Something especially interesting happens with this model. There is extra incentive for us to do the best job possible since we are financially obligated to you, instead of the other way around. We have a  literal vested interest in ensuring that your startup succeeds. It's not just a small amount of seed funding that is on the line, it is our time, effort and reputation.

Curious? You can contact me through this blog, leave a comment, or contact me through

Friday, February 1, 2013

Solutions are Startups

Futurama Fry - Not sure if dumb idea for startup or the most freaking genius idea ever
Solutions are startups. If you have a solution for problem that a segment of the Internet population is experiencing, you have a great idea for startup. Every startup that has ever existed has been a solution to one problem or another. This is kind of a fun game I like to play, actually. Think about any website and then try to name the problem that it solved.

EBay solved the problem of people needing a place to conduct safe, private party transactions.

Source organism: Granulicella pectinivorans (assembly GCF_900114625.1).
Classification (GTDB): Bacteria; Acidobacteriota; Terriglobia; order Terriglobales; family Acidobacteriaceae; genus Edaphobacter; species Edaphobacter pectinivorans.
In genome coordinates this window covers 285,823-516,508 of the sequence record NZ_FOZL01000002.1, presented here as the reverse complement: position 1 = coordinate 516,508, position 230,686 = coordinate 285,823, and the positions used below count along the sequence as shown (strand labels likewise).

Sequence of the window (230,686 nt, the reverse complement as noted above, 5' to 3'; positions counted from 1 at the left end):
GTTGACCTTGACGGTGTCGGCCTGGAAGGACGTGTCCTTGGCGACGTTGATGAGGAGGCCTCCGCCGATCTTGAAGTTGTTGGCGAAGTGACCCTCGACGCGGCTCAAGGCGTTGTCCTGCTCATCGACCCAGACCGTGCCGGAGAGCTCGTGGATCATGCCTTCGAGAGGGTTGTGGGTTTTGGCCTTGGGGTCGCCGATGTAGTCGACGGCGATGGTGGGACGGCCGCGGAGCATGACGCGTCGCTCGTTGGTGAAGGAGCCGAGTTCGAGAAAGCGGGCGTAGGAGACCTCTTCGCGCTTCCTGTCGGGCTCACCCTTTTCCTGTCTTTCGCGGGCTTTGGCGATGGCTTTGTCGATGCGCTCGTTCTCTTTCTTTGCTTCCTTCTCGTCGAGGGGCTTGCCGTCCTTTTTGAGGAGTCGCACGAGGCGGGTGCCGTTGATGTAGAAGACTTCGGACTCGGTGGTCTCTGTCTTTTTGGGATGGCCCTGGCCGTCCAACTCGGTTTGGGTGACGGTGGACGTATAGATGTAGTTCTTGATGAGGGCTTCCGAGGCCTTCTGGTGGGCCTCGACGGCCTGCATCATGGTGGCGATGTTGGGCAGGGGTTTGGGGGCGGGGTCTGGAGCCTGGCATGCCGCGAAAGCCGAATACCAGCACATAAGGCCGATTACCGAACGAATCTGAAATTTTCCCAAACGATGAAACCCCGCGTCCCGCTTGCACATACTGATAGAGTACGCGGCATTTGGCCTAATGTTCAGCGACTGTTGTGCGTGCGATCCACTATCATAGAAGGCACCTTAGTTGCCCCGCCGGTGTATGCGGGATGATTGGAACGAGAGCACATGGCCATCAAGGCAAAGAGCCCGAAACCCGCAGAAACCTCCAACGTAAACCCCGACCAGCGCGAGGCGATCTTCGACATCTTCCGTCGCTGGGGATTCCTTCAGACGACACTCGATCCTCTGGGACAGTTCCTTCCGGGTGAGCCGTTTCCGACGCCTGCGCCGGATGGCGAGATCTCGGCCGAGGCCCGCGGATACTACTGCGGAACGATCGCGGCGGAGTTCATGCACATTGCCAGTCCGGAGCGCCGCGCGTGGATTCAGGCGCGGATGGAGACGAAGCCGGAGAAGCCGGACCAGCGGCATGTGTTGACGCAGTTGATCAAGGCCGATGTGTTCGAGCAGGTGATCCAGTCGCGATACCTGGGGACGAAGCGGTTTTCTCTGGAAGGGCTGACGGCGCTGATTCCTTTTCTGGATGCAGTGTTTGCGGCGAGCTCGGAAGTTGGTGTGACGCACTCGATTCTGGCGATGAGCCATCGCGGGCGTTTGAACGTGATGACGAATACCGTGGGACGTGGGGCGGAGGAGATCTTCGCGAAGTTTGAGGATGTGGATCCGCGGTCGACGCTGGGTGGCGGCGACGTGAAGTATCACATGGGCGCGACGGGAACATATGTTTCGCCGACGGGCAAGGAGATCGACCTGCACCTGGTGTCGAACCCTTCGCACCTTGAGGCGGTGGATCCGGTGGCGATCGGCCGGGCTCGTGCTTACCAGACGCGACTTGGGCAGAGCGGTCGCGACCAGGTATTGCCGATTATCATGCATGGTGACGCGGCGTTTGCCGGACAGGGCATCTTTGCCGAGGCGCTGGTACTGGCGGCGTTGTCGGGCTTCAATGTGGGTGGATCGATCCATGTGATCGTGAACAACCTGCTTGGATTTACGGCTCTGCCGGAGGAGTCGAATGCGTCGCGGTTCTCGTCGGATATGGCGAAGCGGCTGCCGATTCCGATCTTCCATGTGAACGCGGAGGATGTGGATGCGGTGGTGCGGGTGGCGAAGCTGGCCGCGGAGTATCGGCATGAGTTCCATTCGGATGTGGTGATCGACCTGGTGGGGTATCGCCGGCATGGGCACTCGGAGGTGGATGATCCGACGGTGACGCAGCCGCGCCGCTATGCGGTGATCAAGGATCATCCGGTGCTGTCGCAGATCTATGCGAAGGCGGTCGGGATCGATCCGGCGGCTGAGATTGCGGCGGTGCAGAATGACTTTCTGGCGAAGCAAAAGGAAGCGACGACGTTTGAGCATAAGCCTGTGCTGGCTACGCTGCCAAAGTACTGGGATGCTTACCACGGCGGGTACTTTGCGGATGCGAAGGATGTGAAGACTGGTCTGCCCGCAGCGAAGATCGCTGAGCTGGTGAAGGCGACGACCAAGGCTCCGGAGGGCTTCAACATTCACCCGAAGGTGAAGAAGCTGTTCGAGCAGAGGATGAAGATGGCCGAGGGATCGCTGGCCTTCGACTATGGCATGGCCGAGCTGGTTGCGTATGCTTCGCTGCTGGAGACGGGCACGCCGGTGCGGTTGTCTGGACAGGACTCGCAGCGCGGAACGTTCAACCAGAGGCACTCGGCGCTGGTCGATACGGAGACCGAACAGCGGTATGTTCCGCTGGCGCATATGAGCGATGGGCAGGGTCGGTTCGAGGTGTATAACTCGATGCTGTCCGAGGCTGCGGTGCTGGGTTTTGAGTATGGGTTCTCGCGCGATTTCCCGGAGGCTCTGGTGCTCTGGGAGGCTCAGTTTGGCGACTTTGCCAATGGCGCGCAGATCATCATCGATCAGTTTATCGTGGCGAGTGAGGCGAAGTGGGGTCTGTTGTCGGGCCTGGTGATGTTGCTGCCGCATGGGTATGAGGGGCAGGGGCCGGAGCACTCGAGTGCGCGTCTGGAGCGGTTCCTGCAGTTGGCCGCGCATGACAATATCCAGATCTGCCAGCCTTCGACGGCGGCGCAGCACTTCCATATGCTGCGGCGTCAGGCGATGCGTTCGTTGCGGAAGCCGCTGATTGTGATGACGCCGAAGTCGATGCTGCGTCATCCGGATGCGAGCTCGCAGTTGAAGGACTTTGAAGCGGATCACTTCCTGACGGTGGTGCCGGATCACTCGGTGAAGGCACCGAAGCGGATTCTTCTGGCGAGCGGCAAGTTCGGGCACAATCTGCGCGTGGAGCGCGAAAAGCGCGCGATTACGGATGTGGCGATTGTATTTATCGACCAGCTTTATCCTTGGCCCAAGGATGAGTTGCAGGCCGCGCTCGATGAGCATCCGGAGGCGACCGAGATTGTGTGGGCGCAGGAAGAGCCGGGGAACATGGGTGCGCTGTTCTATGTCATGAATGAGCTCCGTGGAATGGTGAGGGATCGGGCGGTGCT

Facebook solved the problem of MySpace being clogged with spam (get your free iPhone now!)

Groupon solved the problem of empty spas and sushi going bad.

I kid Groupon and Facebook, but the idea has merit. did over 200 individual software projects last year and almost all them solve a problem of some shape. Just off the top of my head, I had a client who created a marketplace for ordering entire crops of farmers produce, another who is creating a marketplace for their local area to support local commerce, and another who wants to set up a marketplace to trade sports jerseys and shoes.  Each of these marketplaces solve a problem that has commercial value to those who need a solution.